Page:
Upcoming Doctor’s Visits

Your next prenatal appointment will be the first of your third trimester. And with this new trimester comes new discussions to be had.

For instance, you may want to learn about the pros and cons of cord blood banking and cord blood donation at your next visit. Cord blood is the blood that lingers in the umbilical cord and placenta post-birth. It contains stem cells that can be used to help treat a variety of medical issues such as leukemia, sickle cell disease, and metabolic disorders. Your healthcare provider can help you decide if banking or donation is right for you.

Taking Care

If you haven’t done so already, now is a great time to start coming up with a birth plan. This is simply a written document that outlines your preferences during labor and delivery. It should reflect how your healthcare provider, hospital staff, and your partner can help you have a positive birth experience.

Think of this as an opportunity to discover which options you want and what you’d like to avoid; identify questions you may have; and feel more confident about what to expect. “I actually find that a woman with a birth plan is the ideal patient to work with,” says Allison Hill, M.D., a private practice OB-GYN in Los Angeles. “She’s done her research and has taken the time to distill what’s important to her.”

Some tips for putting together your plan, according to Dr. Hill:

  • Ask yourself: What would an ideal birth look like?
  • Ask yourself: What’s really important about my birth?
  • Avoid a list of “I don’t wants” and “I only wants." These don't help your healthcare provider understand the reason behind these preferences, which is what’s most important.
  • Understand that if labor takes an unexpected turn, your plan will not stop your healthcare provider from offering or proceeding with appropriate interventions.
  • Include instructions on how you’d like to receive information (all the details versus big picture).
  • Write down what consent means to you, what makes you feel safe and respected, and what kind of contact and touch is helpful.
  • Understand that birth plans need to be fluid and that you are allowed to change your mind.

For Partners

Between week 27 and week 36, your partner will get vaccinated against whooping cough (pertussis). This ensures that mom’s antibodies will be passed on to your baby, protecting him or her from the illness.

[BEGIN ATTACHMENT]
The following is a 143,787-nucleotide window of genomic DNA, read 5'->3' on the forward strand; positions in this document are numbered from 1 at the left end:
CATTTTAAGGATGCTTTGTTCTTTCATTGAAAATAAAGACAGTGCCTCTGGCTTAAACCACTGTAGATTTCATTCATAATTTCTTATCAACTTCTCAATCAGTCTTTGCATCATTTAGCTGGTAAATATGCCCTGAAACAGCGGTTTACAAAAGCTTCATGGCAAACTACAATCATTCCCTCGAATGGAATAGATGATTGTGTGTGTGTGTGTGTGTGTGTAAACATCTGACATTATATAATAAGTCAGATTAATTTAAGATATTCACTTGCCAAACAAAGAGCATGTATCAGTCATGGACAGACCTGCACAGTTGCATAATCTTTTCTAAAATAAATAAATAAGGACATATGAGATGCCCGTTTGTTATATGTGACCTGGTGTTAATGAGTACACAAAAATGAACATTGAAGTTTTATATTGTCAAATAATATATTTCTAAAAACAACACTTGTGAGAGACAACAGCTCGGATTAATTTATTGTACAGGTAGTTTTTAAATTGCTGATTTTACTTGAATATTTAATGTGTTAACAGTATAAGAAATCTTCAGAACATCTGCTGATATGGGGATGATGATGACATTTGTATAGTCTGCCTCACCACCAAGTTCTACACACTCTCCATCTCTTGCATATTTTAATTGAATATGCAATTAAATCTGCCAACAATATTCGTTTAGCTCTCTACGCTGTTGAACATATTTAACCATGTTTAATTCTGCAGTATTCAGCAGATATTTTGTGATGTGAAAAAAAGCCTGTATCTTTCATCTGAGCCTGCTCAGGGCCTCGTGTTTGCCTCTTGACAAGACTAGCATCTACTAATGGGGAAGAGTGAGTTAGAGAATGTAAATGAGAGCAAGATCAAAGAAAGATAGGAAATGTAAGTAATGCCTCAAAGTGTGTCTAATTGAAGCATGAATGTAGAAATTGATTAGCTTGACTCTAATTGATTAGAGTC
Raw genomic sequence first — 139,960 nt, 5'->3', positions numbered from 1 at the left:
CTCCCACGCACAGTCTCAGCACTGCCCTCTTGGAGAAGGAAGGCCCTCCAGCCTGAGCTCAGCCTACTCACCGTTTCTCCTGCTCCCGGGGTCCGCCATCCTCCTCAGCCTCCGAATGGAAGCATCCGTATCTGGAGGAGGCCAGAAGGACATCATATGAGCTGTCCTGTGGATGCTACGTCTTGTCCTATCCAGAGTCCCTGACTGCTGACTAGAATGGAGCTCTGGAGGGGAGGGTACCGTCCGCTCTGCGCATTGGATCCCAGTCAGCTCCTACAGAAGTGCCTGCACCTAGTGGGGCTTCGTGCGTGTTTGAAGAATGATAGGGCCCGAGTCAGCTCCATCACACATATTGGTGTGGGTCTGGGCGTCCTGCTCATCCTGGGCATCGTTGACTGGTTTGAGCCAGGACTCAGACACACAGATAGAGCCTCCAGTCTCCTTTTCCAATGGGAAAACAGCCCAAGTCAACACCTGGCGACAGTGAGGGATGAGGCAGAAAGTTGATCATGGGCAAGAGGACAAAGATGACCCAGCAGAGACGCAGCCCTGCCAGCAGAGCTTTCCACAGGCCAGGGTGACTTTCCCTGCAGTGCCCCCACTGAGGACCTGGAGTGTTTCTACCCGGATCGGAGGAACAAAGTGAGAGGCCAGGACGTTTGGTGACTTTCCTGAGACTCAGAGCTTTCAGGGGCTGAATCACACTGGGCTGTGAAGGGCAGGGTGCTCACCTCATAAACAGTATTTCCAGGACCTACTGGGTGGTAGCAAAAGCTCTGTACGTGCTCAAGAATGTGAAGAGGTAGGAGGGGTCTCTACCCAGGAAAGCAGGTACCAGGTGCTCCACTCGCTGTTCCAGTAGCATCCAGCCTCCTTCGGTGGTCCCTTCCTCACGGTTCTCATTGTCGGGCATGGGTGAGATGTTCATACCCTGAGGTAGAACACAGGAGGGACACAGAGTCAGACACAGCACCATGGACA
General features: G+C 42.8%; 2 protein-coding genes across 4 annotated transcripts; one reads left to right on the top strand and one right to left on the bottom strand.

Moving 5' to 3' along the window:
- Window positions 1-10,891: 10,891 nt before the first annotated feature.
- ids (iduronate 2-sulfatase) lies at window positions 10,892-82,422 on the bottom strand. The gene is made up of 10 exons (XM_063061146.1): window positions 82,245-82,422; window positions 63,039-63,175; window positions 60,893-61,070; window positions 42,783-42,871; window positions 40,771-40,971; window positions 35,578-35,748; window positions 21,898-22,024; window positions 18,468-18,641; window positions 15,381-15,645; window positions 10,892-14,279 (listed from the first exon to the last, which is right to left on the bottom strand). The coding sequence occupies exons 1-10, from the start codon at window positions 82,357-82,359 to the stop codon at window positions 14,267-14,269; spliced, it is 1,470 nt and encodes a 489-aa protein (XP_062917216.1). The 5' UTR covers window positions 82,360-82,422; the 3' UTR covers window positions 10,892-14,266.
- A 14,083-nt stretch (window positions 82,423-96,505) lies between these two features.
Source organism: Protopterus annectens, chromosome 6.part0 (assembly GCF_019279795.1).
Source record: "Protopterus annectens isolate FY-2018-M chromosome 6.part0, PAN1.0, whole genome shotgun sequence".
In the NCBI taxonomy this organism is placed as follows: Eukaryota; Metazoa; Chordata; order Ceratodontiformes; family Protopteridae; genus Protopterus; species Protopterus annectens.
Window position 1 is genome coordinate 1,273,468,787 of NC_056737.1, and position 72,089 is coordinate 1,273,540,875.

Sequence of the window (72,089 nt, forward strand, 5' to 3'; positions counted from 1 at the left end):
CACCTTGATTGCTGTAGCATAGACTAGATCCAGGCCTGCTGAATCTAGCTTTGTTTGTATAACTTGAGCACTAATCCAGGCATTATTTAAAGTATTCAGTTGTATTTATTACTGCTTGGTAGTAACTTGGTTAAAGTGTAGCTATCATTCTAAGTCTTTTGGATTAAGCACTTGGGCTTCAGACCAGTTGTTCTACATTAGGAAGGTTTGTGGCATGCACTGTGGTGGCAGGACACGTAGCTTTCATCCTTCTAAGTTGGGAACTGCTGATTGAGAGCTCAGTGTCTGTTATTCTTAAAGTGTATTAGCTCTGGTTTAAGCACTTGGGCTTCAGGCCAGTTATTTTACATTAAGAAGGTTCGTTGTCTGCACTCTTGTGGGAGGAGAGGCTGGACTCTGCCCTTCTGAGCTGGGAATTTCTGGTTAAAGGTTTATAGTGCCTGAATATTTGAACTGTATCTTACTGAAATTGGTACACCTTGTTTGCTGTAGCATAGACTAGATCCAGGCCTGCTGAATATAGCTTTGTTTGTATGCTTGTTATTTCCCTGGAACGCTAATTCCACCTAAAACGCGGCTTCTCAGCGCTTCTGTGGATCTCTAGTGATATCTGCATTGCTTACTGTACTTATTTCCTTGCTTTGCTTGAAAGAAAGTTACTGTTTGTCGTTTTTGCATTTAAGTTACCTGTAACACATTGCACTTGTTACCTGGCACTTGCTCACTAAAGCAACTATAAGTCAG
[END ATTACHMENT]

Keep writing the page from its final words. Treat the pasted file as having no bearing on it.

But it’s not just moms-to-be who need to be vaccinated. All adolescents and adults who will be in close contact with your newborn, including caregivers, need to be up-to-date with their Tdap vaccine. Give your primary care physician a call to find out if you need the shot, and take on the job of sharing this information with those who are sure to be close to your little one.

Verywell Checklist

  • Continue taking prenatal vitamins.
  • Continue drinking about eight to 12 glasses of water a day.
  • Continue doing your Kegel exercises daily.
  • Start researching and writing your birth plan.

Last Week: Week 25
Coming Up: Week 27

Sources:

Allison Hill, M.D. Email communication. October, November 2017.

American Diabetes Association. How to Treat Gestational Diabetes. http://www.diabetes.org/diabetes-basics/gestational/how-to-treat-gestational.html

American Pregnancy Association. Pregnancy Week 26. http://americanpregnancy.org/week-by-week/26-weeks-pregnant/

National Women's Health Resource Center. Healthywomen.org. Pregnancy & Parenting Second Trimester of Pregnancy: 26 Weeks Pregnant. http://www.healthywomen.org/content/article/26-weeks-pregnant-symptoms-and-signs

The Nemours Foundation. Kidshealth.org. Pregnancy Calendar Week 26. http://kidshealth.org/en/parents/week26.html

U.S. National Library of Medicine. MedlinePlus. Intrauterine growth restriction. https://medlineplus.gov/ency/article/001500.htm